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25
Nathaniel Hone, R.H.A.
GATHERING SEAWEED ON THE STRAND, MALAHIDE
JUMP TO LOT
25
Nathaniel Hone, R.H.A.
GATHERING SEAWEED ON THE STRAND, MALAHIDE
JUMP TO LOT

Details & Cataloguing

A Living Legacy: Irish Art from the Collection of Brian P. Burns

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London

Nathaniel Hone, R.H.A.
1831-1917
GATHERING SEAWEED ON THE STRAND, MALAHIDE
signed with initials l.r.: N H
oil on canvas
63.5 by 91.5cm., 25 by 36in.
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Provenance

John Quinn, New York;
Christie's, Scotland, 28 June 1995, lot 215

Exhibited

Boston, Boston College Museum of Art, America’s Eye: Irish Paintings from the Collection of Brian P. Burns, 26 January - 19 May 1996, no.1, illustrated p.71, with tour to Dublin, Hugh Lane Municipal Gallery of Modern Art, 19 June - 25 August 1996 and New Haven, Yale Center for British Art, 25 September 1997 - 4 January 1998;
Washington, John F. Kennedy Center, Irish Paintings from the Collection of Brian P. Burns, 13 - 28 May 2000, illustrated p.39;
Phoenix, Phoenix Art Museum, A Century of Irish Painting: Selections from the Brian P. Burns Collection, 3 March - 29 April 2007, illustrated p.69

Literature

Anne Crookshank and the Knight of Glin, Ireland's Painters 1600-1940, Yale University Press, New Haven & London, 2002, no.334, illustrated p.248

Catalogue Note

In Nathaniel Hone’s Gathering Seaweed on the Strand, Malahide, the location depicted is the estuary at Malahide, in north county Dublin, with the sea just visible, and sand dunes in the far distance. A horse and cart have been brought out onto the strand, to where a line of seaweed has been washed up after a storm. The two gatherers by the cart are deftly suggested with dashes of paint, rather than depicted in detail. In the distance can be seen the sail of a gaff-rigged fishing vessel. The diagonal dark line of seaweed intersects with the horizon, above which are blue skies and clouds. Although seaweed gathering is the ostensible subject-matter of this painting, in fact it is the massed white clouds, catching the sunlight, that are the real focus of the artist’s attention. In a homage the Dutch landscape tradition, Hone has placed the horizon line low, so much so that sky and clouds occupy almost two-thirds of the canvas. This is a painting more about light, colour and atmosphere than it is about human activity; it is a celebration of the immanence and grandeur of nature.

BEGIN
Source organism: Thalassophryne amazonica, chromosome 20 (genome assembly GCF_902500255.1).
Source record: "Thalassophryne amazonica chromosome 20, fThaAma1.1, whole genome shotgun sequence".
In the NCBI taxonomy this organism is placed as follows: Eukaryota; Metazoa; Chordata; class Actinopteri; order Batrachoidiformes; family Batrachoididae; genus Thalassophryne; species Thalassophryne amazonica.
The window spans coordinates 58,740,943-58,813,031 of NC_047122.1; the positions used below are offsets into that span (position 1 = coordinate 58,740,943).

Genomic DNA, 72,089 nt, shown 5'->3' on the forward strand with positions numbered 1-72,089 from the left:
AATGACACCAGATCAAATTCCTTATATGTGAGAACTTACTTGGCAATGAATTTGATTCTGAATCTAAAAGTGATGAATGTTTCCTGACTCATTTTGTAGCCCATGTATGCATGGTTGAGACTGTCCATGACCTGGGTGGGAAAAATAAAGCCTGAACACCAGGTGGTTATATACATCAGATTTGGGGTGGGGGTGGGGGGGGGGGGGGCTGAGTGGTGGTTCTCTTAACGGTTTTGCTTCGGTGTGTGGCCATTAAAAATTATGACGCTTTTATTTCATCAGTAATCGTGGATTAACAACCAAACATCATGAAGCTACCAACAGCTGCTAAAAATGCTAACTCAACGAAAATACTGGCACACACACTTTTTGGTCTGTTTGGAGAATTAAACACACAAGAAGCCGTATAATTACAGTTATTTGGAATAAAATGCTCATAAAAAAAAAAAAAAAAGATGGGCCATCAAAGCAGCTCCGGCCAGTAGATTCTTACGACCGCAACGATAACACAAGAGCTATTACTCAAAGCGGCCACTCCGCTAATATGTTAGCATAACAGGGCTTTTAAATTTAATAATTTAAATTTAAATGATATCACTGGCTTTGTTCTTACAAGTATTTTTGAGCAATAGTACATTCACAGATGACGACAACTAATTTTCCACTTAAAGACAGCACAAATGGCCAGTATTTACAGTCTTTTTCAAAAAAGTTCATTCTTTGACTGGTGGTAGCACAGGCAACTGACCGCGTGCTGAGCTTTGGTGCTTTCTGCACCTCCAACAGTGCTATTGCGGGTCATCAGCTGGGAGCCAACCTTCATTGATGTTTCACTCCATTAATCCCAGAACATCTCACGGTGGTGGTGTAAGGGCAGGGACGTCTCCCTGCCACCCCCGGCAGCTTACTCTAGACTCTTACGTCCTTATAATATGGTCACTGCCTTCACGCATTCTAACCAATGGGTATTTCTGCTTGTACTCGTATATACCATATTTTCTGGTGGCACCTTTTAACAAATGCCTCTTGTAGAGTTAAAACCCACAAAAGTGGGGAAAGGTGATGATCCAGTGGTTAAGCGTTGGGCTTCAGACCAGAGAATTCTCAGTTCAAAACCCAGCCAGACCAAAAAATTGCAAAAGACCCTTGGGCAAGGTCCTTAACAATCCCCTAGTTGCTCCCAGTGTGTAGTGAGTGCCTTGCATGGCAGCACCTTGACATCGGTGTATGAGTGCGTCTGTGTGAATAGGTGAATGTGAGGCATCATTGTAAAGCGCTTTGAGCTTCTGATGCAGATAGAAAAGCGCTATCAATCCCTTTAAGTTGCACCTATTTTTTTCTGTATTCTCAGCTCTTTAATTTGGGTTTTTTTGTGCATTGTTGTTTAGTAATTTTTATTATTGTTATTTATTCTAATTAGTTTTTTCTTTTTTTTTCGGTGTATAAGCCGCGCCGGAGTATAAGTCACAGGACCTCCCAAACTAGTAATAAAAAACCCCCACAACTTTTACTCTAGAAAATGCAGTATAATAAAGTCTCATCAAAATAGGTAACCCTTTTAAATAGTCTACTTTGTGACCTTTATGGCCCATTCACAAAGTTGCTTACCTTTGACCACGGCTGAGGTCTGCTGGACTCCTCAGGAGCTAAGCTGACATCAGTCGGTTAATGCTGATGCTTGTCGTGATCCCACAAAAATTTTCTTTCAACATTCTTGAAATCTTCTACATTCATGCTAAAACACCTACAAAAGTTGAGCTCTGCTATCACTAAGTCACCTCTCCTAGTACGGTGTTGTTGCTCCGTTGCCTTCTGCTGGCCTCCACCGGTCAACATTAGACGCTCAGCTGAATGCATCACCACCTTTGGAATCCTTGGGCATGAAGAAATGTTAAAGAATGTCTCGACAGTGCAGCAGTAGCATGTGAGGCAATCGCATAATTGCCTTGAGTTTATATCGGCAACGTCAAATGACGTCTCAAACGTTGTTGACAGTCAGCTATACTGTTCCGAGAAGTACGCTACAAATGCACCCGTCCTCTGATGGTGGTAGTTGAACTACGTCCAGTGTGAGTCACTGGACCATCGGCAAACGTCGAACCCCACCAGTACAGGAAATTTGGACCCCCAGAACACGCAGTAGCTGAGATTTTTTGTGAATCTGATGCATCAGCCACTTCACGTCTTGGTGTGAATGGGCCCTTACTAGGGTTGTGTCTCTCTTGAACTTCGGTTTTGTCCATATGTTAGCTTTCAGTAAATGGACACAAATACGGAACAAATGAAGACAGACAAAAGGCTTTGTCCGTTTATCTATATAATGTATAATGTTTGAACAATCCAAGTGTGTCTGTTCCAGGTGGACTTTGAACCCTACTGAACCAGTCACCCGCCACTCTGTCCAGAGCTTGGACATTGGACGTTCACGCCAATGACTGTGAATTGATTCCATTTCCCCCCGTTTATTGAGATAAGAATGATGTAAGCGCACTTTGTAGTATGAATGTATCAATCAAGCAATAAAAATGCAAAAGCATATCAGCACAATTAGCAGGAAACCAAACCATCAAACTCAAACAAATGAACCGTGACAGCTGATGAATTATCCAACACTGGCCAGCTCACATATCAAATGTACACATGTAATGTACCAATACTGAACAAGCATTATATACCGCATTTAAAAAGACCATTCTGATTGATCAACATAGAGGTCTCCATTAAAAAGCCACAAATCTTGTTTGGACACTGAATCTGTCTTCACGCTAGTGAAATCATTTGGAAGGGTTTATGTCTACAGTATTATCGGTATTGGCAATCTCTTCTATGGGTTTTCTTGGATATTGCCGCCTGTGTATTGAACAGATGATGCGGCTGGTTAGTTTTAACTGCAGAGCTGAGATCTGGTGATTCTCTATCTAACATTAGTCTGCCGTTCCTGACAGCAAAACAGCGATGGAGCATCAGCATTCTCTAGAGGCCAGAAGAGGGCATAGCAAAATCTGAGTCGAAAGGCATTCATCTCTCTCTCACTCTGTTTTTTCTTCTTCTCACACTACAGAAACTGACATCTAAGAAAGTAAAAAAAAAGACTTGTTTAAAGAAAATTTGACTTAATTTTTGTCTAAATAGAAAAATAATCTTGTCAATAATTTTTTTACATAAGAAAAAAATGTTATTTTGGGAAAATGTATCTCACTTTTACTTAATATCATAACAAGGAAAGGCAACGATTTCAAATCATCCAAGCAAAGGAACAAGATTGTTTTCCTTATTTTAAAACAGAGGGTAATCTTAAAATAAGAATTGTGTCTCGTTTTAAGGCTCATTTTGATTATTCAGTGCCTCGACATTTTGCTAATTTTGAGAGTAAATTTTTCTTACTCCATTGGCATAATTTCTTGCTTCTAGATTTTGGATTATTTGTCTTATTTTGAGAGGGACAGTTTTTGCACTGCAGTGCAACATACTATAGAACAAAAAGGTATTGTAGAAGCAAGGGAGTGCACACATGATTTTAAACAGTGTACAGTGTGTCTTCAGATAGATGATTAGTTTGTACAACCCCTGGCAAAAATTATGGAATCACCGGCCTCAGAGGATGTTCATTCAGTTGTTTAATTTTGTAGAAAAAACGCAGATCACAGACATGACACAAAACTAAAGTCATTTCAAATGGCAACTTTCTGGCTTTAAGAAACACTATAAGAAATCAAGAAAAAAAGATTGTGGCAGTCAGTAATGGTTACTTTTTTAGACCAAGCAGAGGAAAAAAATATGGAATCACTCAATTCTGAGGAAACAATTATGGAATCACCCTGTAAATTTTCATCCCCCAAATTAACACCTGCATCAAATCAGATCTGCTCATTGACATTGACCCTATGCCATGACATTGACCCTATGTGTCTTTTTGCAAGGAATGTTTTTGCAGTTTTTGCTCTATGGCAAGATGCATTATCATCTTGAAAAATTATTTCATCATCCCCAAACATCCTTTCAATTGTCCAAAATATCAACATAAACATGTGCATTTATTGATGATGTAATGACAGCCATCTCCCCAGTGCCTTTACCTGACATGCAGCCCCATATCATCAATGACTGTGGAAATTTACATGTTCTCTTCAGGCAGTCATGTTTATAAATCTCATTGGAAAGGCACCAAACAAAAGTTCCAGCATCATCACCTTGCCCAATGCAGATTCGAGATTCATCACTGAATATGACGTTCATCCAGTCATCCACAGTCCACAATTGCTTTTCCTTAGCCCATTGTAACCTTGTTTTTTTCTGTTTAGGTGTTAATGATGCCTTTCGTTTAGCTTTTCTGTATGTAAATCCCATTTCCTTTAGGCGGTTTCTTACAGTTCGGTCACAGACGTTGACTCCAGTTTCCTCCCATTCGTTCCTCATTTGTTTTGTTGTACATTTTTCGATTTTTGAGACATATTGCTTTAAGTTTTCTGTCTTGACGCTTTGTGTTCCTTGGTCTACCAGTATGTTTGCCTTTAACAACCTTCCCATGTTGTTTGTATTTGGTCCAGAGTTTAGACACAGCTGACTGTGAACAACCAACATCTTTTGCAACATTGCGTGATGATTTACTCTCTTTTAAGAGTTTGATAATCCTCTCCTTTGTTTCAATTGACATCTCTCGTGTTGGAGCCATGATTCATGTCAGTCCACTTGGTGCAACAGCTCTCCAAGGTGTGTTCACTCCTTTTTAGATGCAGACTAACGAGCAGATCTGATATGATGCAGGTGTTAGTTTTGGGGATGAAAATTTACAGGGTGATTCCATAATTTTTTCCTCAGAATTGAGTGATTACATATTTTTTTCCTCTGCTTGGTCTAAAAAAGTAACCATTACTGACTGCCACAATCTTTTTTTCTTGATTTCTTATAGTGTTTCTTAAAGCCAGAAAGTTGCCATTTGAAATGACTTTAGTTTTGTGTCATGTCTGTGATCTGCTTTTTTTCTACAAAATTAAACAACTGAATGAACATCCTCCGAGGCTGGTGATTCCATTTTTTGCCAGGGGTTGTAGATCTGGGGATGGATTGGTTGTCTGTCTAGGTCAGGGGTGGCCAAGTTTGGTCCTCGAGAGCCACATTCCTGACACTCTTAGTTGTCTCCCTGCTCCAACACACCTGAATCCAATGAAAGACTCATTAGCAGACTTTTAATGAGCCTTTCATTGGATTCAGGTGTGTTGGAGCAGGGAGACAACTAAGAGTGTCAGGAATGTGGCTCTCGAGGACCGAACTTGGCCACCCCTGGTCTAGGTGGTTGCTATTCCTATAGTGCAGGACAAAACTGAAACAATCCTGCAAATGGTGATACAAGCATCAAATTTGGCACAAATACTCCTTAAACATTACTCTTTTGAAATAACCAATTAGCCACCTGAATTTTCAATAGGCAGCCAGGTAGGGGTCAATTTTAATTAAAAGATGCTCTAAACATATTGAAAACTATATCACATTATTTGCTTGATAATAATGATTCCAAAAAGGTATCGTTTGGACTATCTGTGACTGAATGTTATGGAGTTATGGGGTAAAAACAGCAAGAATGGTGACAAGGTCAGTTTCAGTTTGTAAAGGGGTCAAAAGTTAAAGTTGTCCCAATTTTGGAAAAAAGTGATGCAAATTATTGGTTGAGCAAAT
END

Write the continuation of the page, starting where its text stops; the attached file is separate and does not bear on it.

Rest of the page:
People gathering seaweed was a favourite subject for painters in Ireland in the nineteenth century. Samuel Lover’s The Kelp Gatherers dates from 1835, while fourteen years later, George Victor Du Noyer was sketching horses and carts, with people gathering kelp, on a Wexford beach. Joseph Malachy Kavanagh’s Carting Seaweed on Sutton Sands, painted in 1895, is in the National Gallery of Ireland. Three years later Henry Jones Thaddeus was painting seaweed gatherers in the West of Ireland, while from 1912 onwards, Paul Henry, living and working in Co. Mayo, often depicting turf cutting and kelp gathering. In the west of Ireland, seaweed was sometimes piled high and burned, as a source of iodine; but in most cases around the Irish coast it was collected in carts, and spread over fields, to enrich depleted sandy soils.

In 1901, Hone shared an important exhibition with John Butler Yeats in Dublin which brought both artists to national acclaim and convinced patron and collector Hugh Lane that Dublin should have a modern gallery of art. The present painting was acquired by John Quinn, a first generation Irish-American and New York lawyer who was a leading patron of Irish artists. He was especially close to the Yeats family, supporting and promoting John Butler Yeats, W. B. Yeats and Jack B. Yeats in America.

Peter Murray

A Living Legacy: Irish Art from the Collection of Brian P. Burns

|
London